Saturday morning, I went over to watch the Meek & Mighty Mini-tri at the North Shore Pool a block away.  The race consists of 10 laps of the pool, a 2 mile bike, and a 1 mile run.  Very inspiring seeing all the children competing along with a number of adults.  Some of the kids had expensive bikes; our future pro's.  In the afternoon, we went to Clearwater to eat at Columbia's on the bay and then I put my bike in transition.  Close by the Expo was the first portable wind tunnel; really cool!  You could rent time in it to improve your speed.


Sunday morning I arose at 4:45 and went down to transition to get body marked, lay out my gear, and look at the water.  While wetsuits were legal with a temp of 76.4', there was a debate by guests at Dickens House if they were really necessary.  I thought about it and half an hour before my wave start, I decided to wear mine, a decision I regretted a few minutes later.  As I was struggling pulling it on, despite liberal applications of Suit Juice, I felt a sharp pain in my lower back.  I discovered I couldn't bend over without more pain.  I could stand and walk though, so Sandy and I headed toward the beach start.  The gun went off at 7:45 and I began swimming the 1.5K/.9 mile course, surprisingly free of pain.  This is a new swim course for 2012 and the first half was great, then we turned left out into Tampa Bay.  It got quite choppy quickly but not really rough and I finished the swim in 36:51, not bad considering.  I climbed up the stairs (ow, ow, ow) and headed towards my bike. 
It hurt a lot to put on my shoes and climb on the bike but once I settled in the aero position (after the cobblestones), I was fine.  The 40K/24 mile bike course stretched out in front of me and I began a very steady effort of chasing riders down from previous waves.  The course was crowded in spots but having a target ahead always spurs me on.  I rolled into transition at 1:14:05 with an average speed of 20.1 mph; the 2nd fastest bike split in my 11 times here.  Leaving transition for the 10K/6.2 mile run, I quickly settled into an easy warm-up pace, happy there was no pain while running.  The run course is always fun, with lots of spectators and great vistas along the waterfront.  Crossing the little bridge to Snell Island always means the warm-up is over and I began concentrating at reeling people in.  I passed a lot of people and got passed a few times too.  After the turn-around, I saw a friend, Kent Richardson from the Bahamas, behind me.  Then at the mile 4 waterstop I caught up with Sister Madonna Buder (82 years young), who started several waves ahead of me.  Sandy and I had met "The Iron Nun" years before at a Maddog party and I had given Sandy her book, "The Grace to Race" for Christmas.  We chatted briefly and then I pulled ahead.  Near the finish, I saw a series of signs on the left side of the road, laid out as a poem expressing a marriage proposal (it turned out to be a song lyric).  After the race I found it is was from one Seminole County Triathlete to another; Walter Choroco proposed marriage to Tracey Stein at the finish line and she accepted.  You can watch the cool video here: http://vimeo.com/41381290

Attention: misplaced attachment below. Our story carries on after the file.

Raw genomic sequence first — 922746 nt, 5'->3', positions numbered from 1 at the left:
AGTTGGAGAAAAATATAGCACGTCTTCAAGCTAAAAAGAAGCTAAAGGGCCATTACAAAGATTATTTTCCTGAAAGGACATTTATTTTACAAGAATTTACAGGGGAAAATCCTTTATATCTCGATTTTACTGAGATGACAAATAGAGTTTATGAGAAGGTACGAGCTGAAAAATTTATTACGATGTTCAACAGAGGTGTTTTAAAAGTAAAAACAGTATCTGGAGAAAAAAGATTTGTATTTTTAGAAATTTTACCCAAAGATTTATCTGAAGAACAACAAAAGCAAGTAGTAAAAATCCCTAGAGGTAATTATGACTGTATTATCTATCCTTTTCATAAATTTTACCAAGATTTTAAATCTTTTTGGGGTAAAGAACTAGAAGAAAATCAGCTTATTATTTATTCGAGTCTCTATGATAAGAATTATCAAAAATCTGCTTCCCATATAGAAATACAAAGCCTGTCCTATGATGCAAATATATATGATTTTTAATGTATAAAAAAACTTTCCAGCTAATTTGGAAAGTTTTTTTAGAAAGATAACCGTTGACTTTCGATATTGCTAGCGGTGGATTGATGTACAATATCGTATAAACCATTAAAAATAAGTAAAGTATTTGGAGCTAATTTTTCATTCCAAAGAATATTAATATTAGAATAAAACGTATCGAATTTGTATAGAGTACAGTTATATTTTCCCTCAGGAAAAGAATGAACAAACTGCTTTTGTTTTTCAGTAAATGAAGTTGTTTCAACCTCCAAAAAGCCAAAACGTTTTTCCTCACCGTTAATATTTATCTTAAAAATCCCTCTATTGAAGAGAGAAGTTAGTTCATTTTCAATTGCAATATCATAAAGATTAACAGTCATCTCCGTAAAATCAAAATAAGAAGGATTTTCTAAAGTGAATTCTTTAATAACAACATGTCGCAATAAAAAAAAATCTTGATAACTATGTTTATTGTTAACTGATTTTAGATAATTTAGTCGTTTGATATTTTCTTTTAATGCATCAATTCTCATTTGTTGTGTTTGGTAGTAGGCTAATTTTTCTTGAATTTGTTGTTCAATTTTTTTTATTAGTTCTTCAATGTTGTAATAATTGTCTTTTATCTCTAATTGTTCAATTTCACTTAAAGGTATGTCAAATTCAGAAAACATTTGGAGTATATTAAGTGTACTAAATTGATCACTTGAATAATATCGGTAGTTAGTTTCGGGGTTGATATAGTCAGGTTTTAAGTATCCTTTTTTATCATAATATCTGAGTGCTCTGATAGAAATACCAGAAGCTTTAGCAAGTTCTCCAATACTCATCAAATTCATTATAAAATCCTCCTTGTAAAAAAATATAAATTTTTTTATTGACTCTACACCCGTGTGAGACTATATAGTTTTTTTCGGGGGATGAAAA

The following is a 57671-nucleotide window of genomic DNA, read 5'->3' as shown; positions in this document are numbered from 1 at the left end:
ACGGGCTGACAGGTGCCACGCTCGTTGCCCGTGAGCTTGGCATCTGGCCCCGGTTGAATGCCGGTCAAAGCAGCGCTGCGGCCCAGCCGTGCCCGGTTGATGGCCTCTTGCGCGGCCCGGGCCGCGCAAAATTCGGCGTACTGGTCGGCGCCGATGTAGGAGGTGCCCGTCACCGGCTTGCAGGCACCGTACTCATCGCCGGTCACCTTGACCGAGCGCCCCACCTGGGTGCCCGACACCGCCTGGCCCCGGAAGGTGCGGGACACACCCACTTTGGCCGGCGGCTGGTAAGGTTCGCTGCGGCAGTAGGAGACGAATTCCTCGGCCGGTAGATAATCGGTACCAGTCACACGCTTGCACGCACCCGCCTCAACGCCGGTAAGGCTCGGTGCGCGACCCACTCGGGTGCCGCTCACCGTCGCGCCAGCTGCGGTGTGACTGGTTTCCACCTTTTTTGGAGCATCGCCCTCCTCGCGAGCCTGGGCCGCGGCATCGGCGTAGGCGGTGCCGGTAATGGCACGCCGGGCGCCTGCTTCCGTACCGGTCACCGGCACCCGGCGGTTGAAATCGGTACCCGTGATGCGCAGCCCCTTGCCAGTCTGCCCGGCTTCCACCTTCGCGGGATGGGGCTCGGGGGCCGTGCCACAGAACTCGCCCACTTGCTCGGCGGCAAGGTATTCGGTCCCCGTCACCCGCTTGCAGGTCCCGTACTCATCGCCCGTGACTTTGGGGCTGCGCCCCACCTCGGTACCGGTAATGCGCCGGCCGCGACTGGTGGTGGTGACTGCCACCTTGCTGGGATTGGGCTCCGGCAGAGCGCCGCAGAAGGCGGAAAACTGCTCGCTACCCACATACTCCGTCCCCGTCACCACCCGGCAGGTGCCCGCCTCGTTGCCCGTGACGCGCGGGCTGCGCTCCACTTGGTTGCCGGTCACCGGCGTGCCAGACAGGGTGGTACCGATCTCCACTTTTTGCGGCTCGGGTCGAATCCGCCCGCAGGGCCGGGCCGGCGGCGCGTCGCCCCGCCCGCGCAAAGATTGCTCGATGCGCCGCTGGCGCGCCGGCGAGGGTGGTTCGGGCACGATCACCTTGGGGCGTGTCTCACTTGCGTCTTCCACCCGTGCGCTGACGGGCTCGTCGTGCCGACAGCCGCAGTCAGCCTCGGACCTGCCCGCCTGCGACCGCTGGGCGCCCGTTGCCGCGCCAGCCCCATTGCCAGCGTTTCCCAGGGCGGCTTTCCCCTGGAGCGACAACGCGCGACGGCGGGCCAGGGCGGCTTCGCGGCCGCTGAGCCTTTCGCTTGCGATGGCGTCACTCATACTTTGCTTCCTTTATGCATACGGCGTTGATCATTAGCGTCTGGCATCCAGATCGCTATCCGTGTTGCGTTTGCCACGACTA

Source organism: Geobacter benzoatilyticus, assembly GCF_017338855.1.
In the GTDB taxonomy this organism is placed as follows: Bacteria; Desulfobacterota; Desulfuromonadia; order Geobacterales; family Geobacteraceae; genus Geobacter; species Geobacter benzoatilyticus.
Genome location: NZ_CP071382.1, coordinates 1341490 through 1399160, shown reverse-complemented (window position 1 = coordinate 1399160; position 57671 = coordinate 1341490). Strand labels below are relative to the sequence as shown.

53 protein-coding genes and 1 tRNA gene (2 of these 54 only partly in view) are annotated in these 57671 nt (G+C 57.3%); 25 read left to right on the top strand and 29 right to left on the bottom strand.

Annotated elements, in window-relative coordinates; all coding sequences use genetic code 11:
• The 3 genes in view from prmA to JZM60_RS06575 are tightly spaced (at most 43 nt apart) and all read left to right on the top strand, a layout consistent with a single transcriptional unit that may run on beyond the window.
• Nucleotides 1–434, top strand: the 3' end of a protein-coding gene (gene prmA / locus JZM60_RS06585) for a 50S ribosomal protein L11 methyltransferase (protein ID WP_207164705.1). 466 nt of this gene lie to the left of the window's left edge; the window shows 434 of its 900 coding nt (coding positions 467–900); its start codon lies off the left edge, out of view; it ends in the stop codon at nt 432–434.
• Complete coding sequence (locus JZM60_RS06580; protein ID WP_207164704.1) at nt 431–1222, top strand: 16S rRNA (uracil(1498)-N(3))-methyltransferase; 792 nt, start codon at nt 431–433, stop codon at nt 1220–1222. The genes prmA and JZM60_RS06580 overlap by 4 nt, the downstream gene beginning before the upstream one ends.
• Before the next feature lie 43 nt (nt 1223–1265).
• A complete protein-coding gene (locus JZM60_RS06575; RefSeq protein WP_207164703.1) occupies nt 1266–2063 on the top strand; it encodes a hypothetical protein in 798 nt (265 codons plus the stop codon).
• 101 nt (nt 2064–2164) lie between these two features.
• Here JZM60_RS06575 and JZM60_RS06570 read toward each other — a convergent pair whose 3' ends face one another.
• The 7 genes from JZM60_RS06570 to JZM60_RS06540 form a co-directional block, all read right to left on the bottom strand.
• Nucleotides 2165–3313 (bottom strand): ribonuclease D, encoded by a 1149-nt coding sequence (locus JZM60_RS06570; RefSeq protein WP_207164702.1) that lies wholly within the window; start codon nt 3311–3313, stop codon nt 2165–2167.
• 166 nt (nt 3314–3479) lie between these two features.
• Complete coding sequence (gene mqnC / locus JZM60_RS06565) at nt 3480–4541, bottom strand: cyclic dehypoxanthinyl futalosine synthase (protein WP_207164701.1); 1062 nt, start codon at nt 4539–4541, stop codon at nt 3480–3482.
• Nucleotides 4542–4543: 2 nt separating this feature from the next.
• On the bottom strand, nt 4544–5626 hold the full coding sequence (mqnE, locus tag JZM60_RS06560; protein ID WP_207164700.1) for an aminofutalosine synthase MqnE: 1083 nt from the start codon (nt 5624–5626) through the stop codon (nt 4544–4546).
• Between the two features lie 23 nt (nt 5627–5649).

I finished the 10K run (56:28 with 9:05 mile splits) and crossed the finish line at 2:53:09, my 3rd fastest time at St. Anthony's. Sandy met me there after chasing me around all morning and a few minutes later Sister Madonna crossed the line too. Sandy got her to autograph her book and we chatted a bit before heading over to the food tent. I finished 38th out of 83 in my age group; happy my injury didn't slow me down much.